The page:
Children’s poor growth and nutrition status has serious consequences and therefore it is important to understand its contributing factors.
A community-based interventional study focusing on child feeding was conducted in a rural community in China. Data from the intervention group at baseline (1–4 months of age) and follow-up visits (12 and 18 months of age) were used in the present study (n 236). A structural equation model was generated to explore the effects of family wealth, household food safety, dietary intake, diseases and other factors on the growth and nutrition of young children.
Mother’s knowledge and behaviours on household food safety had positive effects on children’s weight-for-age Z-score (WAZ; β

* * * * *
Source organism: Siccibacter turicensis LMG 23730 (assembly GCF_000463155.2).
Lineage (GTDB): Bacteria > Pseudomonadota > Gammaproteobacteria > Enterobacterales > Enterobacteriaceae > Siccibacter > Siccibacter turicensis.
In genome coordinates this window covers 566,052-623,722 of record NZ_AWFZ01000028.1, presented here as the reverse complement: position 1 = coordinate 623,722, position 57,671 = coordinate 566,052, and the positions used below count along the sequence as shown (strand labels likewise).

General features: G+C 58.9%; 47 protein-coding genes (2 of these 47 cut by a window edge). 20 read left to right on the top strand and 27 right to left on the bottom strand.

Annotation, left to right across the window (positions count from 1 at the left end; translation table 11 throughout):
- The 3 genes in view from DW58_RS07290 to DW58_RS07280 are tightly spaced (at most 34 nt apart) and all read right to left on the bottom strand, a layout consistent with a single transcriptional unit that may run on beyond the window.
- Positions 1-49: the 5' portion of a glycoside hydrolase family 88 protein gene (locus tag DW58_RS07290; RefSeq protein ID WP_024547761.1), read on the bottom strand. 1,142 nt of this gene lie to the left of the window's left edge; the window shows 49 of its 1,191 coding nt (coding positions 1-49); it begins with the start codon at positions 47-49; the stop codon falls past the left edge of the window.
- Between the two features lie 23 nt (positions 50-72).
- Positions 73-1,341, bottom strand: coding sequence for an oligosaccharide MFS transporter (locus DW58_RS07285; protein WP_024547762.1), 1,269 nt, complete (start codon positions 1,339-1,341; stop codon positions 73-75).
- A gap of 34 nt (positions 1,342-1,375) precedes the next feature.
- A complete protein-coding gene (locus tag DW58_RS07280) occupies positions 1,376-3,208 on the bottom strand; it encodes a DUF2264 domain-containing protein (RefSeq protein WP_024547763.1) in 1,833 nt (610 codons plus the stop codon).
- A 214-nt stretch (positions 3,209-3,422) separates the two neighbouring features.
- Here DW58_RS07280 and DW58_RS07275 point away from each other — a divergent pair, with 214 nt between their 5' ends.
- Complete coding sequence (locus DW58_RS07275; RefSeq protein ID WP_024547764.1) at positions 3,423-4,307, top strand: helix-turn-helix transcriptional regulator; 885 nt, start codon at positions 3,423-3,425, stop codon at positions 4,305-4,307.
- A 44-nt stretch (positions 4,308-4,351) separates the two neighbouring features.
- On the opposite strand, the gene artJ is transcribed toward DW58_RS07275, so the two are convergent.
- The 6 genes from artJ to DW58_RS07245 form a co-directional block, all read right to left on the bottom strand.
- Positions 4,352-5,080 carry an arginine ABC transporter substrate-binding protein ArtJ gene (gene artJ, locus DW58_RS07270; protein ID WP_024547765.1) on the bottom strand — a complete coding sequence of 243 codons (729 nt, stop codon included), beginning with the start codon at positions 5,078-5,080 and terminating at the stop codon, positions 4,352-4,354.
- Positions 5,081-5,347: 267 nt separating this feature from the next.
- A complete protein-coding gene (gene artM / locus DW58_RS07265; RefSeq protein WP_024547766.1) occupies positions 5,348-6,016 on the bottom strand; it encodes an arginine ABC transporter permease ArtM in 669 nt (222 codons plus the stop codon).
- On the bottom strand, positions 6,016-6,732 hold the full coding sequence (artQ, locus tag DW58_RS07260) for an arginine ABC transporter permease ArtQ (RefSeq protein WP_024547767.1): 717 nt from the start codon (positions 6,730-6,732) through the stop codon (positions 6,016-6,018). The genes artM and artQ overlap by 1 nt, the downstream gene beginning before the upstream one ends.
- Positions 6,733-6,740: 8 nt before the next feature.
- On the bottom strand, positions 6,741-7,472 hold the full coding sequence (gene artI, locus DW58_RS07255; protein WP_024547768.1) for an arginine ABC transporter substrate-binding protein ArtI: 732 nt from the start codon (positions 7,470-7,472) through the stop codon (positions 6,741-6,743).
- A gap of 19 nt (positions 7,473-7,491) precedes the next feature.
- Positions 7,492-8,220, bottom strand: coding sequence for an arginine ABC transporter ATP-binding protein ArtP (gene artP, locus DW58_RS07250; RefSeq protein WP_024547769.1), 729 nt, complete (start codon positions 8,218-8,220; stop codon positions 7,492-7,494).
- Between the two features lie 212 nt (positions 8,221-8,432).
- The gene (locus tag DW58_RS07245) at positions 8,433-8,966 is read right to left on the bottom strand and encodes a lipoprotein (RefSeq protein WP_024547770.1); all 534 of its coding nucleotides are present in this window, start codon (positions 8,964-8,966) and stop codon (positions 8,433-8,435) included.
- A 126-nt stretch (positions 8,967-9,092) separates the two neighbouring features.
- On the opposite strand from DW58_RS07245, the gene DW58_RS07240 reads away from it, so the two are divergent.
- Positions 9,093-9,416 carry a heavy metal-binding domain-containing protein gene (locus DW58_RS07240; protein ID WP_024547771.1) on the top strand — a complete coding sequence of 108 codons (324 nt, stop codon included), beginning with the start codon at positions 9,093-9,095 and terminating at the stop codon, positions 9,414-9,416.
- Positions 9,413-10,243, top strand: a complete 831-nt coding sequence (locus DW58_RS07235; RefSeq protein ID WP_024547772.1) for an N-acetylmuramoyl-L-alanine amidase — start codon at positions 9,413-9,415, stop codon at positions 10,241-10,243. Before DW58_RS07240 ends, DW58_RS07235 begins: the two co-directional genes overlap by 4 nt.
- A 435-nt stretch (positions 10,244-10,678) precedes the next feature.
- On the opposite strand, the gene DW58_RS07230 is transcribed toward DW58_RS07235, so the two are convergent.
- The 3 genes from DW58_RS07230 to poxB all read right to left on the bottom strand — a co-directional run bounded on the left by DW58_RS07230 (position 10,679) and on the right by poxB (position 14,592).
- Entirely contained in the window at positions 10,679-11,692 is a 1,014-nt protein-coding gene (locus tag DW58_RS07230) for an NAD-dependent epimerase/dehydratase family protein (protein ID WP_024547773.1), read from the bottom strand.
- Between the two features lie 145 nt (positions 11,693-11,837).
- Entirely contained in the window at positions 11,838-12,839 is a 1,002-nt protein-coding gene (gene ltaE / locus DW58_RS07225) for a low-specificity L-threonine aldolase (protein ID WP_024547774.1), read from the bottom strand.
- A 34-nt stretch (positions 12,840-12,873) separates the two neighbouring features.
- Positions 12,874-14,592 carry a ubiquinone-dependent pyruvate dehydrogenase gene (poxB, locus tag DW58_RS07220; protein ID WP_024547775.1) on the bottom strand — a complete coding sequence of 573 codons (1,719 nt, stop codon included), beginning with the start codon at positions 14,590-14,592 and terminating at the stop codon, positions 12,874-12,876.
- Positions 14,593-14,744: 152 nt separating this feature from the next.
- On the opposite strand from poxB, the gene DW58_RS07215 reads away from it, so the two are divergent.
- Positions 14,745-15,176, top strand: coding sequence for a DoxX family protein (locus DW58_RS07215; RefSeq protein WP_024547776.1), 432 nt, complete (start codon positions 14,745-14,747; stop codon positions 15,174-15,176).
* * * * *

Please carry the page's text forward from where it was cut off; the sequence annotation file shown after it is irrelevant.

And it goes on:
direct=0·03 and 0·15, respectively, at 12 months of age; β
direct=0·02 and 0·08, respectively, at 18 months; P<0·05) and weight-for-length Z-score (WLZ; β
direct=0·04 and 0·21, respectively, at 12 months of age; β
direct=0·01 and 0·06, respectively, at 18 months; P<0·05). While mothers’ feeding behaviours and children’s dietary intake at 12 months of age were positively associated with WAZ and/or WLZ at current and later ages, children’s diseases were negatively associated with WAZ and WLZ cross-sectionally.
Caregiver’s knowledge and feeding behaviours, and children’s dietary intake and diseases, are factors influencing the WAZ and WLZ of children. Promoting feeding and health knowledge and behaviours at early stages of childhood can improve children’s physical growth at later ages.